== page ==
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Boerne Foreclosure AttorneyFor over a year, people throughout the United States have experienced multiple types of financial difficulties. Many families have had to deal with health issues related to COVID-19, resulting in large medical bills and affecting people’s ability to work and earn an income. Others have suffered job losses or decreases in work hours and income due to pandemic-related business closures. These financial problems have caused some families to be unable to cover their ongoing expenses, including mortgage payments. While many homeowners have been protected from foreclosure by a moratorium put in place by the federal government, this moratorium is coming to an end on July 31, 2021. However, federal agencies have implemented new rules and procedures that may help homeowners avoid the loss of their homes.

Lenders Required to Provide Borrowers With Options to Avoid Foreclosure

For mortgages that are backed by the federal government, including through agencies such as the Department of Housing and Urban Development (HUD), the Department of Agriculture (USDA), Fannie Mae, and Freddie Mac, the Consumer Financial Protection Bureau (CFPB) has implemented a new rule to provide homeowners with protections during foreclosure proceedings. Under this rule, most lenders will be unable to initiate foreclosure proceedings prior to December 31, 2021, and they must meet certain requirements before doing so.

Lenders must determine whether borrowers are eligible for affordable loss mitigation options that will allow them to continue living in their homes. Any homeowners who have not yet taken advantage of their ability to receive a forbearance on missed mortgage payments will be allowed to do so prior to September 30, 2021. Those who have already received a forbearance may be eligible to continue their forbearance based on hardships related to COVID-19. Homeowners who receive a forbearance may have missed payments added to the end of their loans, or they may be able to work with lenders to find ways to make up these payments.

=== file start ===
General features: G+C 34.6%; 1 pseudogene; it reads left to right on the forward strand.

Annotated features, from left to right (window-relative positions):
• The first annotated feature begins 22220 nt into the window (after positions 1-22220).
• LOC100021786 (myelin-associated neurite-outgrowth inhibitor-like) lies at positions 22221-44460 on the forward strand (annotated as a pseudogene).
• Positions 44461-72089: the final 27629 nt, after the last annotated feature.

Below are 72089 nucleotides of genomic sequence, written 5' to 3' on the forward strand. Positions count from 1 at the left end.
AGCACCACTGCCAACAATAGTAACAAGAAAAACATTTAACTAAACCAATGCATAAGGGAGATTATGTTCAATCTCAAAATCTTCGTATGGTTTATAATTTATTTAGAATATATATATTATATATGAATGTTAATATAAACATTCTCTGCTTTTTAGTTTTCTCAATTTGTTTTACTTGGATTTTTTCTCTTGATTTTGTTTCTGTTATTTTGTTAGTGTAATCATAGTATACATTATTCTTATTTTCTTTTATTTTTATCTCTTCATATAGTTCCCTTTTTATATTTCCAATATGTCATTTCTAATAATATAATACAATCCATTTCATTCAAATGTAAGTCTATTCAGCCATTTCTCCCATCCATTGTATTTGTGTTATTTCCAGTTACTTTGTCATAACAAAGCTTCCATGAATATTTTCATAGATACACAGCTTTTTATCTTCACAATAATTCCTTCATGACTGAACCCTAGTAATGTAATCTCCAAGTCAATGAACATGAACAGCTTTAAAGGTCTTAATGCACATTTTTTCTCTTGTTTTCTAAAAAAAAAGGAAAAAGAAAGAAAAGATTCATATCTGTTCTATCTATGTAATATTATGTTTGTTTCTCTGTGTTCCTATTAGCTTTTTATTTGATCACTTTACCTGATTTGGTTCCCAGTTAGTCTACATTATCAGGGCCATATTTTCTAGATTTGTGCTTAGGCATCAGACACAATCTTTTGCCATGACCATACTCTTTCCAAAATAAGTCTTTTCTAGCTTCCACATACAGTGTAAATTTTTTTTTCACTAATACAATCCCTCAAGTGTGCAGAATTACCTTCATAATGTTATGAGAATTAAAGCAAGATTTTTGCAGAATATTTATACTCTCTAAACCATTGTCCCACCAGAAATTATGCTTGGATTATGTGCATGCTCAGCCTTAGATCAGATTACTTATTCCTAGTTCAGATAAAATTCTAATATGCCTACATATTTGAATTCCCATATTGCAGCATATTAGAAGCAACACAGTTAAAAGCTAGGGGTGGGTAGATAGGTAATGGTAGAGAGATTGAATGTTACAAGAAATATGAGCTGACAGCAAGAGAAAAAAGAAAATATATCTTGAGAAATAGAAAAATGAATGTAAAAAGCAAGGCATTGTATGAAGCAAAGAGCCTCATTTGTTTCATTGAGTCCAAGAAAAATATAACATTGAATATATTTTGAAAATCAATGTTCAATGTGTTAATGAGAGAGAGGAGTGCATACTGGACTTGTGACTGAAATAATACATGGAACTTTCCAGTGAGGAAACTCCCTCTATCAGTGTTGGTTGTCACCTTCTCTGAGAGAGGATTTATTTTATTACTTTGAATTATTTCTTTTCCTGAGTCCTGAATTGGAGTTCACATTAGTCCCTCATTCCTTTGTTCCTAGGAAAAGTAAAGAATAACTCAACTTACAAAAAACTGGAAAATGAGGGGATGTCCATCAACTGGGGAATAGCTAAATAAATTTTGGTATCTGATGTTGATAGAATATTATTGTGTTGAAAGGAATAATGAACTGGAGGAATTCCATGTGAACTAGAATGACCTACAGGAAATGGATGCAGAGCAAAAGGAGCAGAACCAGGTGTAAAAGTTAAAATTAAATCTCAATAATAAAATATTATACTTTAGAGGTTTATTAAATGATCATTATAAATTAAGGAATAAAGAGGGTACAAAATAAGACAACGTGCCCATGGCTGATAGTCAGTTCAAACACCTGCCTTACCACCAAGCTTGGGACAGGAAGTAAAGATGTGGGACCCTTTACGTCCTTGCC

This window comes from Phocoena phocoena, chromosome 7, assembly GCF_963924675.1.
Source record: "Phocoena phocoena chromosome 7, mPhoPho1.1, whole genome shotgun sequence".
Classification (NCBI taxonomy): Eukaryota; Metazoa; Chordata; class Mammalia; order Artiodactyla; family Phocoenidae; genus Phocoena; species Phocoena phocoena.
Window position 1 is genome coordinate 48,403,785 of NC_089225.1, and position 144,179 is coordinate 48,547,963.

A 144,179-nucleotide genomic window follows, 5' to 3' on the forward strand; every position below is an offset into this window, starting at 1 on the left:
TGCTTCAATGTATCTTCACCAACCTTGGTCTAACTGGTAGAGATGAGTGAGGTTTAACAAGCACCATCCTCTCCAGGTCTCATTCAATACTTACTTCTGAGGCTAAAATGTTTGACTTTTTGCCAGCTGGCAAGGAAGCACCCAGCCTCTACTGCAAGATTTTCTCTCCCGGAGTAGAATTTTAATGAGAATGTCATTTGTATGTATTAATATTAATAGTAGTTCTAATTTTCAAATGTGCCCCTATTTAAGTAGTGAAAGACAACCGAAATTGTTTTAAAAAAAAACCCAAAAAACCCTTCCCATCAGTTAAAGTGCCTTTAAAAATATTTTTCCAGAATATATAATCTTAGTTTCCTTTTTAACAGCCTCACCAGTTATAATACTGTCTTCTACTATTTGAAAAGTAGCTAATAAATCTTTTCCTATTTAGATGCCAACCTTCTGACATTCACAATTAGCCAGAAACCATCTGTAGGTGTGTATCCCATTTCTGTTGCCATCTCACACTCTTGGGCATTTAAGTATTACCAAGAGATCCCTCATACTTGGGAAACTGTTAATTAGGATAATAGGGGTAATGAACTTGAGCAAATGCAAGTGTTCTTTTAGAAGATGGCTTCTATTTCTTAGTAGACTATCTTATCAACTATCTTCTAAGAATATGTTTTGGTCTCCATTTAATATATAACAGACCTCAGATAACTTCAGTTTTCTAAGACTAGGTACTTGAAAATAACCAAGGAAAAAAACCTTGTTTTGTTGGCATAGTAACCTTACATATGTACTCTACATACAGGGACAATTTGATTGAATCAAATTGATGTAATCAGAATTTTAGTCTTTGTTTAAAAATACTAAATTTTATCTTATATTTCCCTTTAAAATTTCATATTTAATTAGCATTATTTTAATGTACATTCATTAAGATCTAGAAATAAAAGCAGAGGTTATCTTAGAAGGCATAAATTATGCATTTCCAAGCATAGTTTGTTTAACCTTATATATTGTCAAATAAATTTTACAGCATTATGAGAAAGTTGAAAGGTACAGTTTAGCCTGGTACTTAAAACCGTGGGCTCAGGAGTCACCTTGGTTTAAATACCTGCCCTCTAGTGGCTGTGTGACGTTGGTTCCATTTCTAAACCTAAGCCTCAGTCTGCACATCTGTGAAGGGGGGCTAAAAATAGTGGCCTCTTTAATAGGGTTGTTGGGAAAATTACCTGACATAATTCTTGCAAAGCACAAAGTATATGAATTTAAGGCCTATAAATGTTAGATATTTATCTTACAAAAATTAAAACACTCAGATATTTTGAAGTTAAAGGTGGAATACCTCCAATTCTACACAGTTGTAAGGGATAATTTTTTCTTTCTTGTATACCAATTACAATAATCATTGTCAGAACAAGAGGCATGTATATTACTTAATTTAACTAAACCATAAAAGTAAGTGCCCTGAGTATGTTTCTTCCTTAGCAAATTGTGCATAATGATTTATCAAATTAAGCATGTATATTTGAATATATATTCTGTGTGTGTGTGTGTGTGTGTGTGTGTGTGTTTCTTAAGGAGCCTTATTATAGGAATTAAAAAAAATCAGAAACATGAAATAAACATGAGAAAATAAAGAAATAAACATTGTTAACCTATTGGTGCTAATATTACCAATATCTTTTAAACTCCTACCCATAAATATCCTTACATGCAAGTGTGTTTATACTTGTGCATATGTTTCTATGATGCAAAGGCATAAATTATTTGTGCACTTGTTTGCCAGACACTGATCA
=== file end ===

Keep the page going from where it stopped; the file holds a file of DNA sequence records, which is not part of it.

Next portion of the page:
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TX foreclosure lawyerIt is extremely difficult to face foreclosure. You may feel angry, upset, and frustrated, and all of those feelings are to be expected. However, if you are in danger of losing your home, it is important to remain calm and to understand how the process works. This is the only way to identify any potential defense you may have, which will give you the best chance of keeping your home. To learn more, our attorneys have created a list of the most frequently asked questions they are asked about foreclosure, and the answers to them.

Is Texas a Judicial Foreclosure State?

Most foreclosures in Texas are non-judicial. This means that when a borrower defaults on their mortgage, the lender can foreclose on the home without first filing a lawsuit against them and going to court. Non-judicial foreclosure is only available when the mortgage deed contains a Power of Sale clause. When a mortgage loan does include a Power of Sale clause, the borrower has already agreed that the lender can foreclose on the home in the event that they default on the mortgage.